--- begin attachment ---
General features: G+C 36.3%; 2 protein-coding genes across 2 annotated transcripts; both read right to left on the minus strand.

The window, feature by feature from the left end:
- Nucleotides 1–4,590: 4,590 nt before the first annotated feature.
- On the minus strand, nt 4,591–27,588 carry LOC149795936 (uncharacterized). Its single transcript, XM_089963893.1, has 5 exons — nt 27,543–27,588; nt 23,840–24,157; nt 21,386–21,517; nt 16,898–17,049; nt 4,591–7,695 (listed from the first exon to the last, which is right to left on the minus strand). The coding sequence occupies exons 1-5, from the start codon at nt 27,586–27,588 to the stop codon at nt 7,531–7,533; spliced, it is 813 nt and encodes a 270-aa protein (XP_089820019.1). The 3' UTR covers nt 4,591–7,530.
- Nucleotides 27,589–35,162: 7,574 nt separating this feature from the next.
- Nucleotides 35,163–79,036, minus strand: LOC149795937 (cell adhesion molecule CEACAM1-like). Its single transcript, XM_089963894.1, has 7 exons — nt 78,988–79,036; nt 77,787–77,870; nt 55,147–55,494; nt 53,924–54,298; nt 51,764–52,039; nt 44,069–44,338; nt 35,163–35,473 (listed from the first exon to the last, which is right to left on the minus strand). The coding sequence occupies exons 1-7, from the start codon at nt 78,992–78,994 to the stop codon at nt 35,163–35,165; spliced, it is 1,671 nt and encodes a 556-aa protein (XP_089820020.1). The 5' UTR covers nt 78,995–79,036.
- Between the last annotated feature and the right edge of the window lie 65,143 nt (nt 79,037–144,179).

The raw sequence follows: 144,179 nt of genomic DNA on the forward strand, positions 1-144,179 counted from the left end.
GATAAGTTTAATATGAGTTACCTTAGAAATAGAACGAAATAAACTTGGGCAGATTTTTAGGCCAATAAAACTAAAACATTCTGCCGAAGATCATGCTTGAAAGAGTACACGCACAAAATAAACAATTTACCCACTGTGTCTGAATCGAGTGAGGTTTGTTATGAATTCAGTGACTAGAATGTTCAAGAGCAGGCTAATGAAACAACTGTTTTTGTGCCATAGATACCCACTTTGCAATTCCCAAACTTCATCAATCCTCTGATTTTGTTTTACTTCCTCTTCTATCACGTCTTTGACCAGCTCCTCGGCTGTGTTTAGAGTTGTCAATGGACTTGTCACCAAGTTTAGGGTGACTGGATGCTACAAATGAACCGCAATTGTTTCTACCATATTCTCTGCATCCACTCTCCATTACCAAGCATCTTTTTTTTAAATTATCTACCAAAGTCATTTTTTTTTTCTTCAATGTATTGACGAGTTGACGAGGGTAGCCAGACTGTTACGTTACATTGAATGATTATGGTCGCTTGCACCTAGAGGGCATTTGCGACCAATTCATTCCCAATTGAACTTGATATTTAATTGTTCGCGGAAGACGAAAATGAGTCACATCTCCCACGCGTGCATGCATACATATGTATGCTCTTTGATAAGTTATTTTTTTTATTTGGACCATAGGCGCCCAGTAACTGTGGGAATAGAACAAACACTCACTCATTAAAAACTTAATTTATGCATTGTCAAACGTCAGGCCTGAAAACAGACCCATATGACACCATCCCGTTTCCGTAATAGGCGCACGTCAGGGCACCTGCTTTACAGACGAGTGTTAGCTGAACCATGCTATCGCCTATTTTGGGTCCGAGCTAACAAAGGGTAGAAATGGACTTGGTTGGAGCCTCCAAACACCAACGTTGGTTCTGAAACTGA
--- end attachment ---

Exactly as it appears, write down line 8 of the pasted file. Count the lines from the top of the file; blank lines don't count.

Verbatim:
The raw sequence follows: 144,179 nt of genomic DNA on the forward strand, positions 1-144,179 counted from the left end.